Laying the Foundation for Success
Starting a business is like building a home. If you want the structure to be stable, then you need to follow a precise plan. First you lay a foundation, then you build a frame to hold the basic elements in place, and finally, you hang siding, windows, doors, and decorations—the touches that will make the house unique.
Just as a home is made of brick and boards, a business plan is composed of actionable steps—financing, marketing, legal organization, and the accumulation of key assets. The value of a new small business increases exponentially as the unrefined, initial concept evolves to fit a profitable business plan. And in the end, the business that results is greater than the sum of its parts, just as a home is more than mud, stone, and wood.
The checklist below is a blueprint, a rough guide meant to help new business owners by providing a clear path from A to B to C. Depending on the nature of your business, some of the steps may not apply to you, but the list will help to focus your attention on essential items that are common to many start-ups.
The Business Plan
Your business plan explains the Who, What, Where, When, Why, and How of your new business. Who are you? Why do you believe your start-up will be profitable? What does your business sell? Where does your business fit into the existing market? How much funding do you need, and when will you be able to repay your debts?
A well-written business plan is a powerful marketing tool. It helps you to sell your concept to investors, including traditional lenders, and it helps you to recruit a staff that will add value to your business.
Financing is the single most critical step in the start-up process. Approximately 1/3 of all new small businesses fail due to undercapitalization. To ensure that your business has sufficient capital, you need to pursue several forms of financing such as with http://businessloansdirect.com/. This should include everything from loans and lines of credit, to venture capital, government grants, and crowd-sourced cash.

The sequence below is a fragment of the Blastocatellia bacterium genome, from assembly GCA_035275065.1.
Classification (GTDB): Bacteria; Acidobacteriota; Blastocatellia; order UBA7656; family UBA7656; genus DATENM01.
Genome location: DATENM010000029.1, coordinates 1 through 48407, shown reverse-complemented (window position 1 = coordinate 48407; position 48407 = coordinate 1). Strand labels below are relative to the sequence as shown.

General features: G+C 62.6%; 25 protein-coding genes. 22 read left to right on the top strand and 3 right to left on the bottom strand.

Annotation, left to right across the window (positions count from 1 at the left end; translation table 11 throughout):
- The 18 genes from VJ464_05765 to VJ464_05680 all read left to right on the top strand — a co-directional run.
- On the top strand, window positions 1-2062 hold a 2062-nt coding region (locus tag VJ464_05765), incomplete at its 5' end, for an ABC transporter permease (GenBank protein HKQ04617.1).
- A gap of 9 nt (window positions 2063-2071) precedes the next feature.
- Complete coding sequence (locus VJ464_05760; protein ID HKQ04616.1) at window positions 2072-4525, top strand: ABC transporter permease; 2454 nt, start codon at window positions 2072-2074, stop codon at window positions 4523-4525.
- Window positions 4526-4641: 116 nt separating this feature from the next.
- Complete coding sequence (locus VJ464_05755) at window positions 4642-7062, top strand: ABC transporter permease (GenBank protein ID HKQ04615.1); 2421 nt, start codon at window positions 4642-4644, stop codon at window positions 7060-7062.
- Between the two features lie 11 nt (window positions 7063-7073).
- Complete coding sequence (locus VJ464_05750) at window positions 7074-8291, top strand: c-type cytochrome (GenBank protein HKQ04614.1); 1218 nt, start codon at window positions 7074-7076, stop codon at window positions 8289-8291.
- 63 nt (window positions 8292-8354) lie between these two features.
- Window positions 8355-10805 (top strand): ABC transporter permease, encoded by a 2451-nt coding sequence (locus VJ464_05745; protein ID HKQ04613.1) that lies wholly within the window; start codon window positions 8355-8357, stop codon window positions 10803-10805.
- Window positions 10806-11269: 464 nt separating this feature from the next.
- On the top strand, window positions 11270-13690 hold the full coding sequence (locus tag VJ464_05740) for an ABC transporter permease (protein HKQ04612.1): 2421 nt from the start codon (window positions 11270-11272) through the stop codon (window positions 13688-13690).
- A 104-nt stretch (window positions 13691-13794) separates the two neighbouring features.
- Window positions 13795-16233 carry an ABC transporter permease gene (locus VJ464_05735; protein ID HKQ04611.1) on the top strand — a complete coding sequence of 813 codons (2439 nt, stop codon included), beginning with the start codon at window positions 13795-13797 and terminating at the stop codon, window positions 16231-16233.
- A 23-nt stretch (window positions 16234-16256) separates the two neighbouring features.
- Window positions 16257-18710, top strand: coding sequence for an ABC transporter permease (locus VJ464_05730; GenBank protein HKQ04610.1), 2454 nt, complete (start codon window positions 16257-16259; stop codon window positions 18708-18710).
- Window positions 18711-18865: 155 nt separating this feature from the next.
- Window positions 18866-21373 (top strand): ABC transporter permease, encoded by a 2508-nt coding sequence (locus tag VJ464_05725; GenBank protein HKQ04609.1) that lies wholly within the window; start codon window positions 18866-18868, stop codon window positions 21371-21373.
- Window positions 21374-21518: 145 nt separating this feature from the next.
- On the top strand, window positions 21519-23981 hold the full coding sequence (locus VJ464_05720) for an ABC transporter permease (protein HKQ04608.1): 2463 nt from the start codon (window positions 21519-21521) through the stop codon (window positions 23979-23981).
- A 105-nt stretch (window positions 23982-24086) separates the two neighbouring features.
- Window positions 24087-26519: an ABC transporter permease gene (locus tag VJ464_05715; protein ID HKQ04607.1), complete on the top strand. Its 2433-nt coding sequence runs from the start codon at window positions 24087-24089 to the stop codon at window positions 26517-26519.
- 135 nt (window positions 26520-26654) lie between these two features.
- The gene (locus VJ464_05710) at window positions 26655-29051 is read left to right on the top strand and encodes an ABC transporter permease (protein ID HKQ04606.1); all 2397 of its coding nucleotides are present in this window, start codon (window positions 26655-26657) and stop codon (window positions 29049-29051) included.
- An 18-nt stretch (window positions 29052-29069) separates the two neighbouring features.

In order to build credit and capital for your business, you will need to establish a favorable credit history. Contact Dun & Bradstreet Credibility to request a D&B D-U-N-S® number, a unique 9-digit business ID required by more than 50 global, industry, and trade associations, including the U.S. government. Apply online and receive a free D-U-N-S® number within 30 days, or take advantage of an expedited service for a small fee.
Determine Your Business Structure
Your business needs to register with the appropriate government agencies, but first you will need to decide which form of ownership is the best fit for your venture: Sole proprietorship, partnership, LLC, corporation, S corporation, or nonprofit? Choosing to structure your business as a corporation or an LLC helps to protect your personal assets from any debts or liabilities associated with the business, but every form of organization has its advantages and disadvantages.
Now it is time to register with the government and apply for a federal Employer Identification Number with the Internal Revenue Service. The IRS provides a free service for entrepreneurs seeking to apply for an EIN. You can find the necessary forms on http://www.irs.gov, or you can contact the IRS by phone.
For more information on getting your start-up on its feet, you can visit the Small Business Administration’s webpage at http://www.sba.gov.
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